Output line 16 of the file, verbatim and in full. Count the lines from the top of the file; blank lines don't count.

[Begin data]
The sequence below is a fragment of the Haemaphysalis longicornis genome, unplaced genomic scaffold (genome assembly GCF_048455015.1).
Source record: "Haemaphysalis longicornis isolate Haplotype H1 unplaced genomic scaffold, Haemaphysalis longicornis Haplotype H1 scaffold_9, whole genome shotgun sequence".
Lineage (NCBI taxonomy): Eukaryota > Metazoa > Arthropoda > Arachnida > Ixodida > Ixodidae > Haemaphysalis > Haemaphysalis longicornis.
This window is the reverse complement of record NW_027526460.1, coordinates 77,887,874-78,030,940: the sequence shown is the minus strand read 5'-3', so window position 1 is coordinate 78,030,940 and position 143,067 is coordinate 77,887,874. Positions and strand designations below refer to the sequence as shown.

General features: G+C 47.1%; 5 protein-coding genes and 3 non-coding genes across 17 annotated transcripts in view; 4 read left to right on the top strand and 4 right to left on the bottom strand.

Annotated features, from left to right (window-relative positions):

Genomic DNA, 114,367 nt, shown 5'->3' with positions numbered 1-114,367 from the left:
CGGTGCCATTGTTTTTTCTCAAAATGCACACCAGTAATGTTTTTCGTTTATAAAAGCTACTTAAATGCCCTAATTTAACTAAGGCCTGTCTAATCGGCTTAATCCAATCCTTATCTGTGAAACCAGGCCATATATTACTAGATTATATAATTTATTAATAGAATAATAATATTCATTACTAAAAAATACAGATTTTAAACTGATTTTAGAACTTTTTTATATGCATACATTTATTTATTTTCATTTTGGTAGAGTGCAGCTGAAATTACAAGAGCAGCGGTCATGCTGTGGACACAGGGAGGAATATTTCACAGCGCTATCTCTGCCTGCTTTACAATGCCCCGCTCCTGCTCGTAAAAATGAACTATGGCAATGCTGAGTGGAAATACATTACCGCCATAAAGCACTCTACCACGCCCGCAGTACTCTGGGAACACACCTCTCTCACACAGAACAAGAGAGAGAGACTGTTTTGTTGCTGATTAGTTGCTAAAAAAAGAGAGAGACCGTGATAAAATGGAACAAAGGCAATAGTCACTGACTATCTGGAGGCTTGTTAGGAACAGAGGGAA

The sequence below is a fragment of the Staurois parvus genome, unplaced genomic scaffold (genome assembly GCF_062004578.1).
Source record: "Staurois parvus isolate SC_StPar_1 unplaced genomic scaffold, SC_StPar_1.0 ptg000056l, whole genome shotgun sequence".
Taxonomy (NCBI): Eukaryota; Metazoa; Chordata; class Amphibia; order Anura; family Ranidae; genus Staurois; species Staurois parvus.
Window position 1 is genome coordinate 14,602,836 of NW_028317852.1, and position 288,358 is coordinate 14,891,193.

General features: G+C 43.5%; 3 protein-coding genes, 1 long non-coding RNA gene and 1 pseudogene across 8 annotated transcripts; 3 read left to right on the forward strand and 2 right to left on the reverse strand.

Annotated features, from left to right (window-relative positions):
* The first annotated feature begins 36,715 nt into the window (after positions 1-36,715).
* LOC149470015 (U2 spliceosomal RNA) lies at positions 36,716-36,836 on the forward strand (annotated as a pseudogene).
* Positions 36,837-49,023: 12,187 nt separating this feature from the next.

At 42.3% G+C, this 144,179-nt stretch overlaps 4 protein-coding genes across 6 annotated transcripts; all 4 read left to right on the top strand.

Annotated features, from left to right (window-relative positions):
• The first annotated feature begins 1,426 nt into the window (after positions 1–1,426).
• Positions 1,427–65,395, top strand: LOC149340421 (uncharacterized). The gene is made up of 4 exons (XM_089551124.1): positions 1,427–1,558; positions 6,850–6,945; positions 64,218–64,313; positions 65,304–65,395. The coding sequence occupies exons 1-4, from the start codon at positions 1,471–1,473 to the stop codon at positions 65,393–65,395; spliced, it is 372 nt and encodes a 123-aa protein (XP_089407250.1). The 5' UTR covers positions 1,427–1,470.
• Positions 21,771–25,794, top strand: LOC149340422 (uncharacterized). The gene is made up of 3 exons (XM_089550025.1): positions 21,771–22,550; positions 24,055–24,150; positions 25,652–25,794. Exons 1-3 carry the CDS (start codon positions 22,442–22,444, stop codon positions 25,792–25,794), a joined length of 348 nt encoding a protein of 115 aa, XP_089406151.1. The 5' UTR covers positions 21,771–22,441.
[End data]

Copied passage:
* LOC149470015 (U2 spliceosomal RNA) lies at positions 36,716-36,836 on the forward strand (annotated as a pseudogene).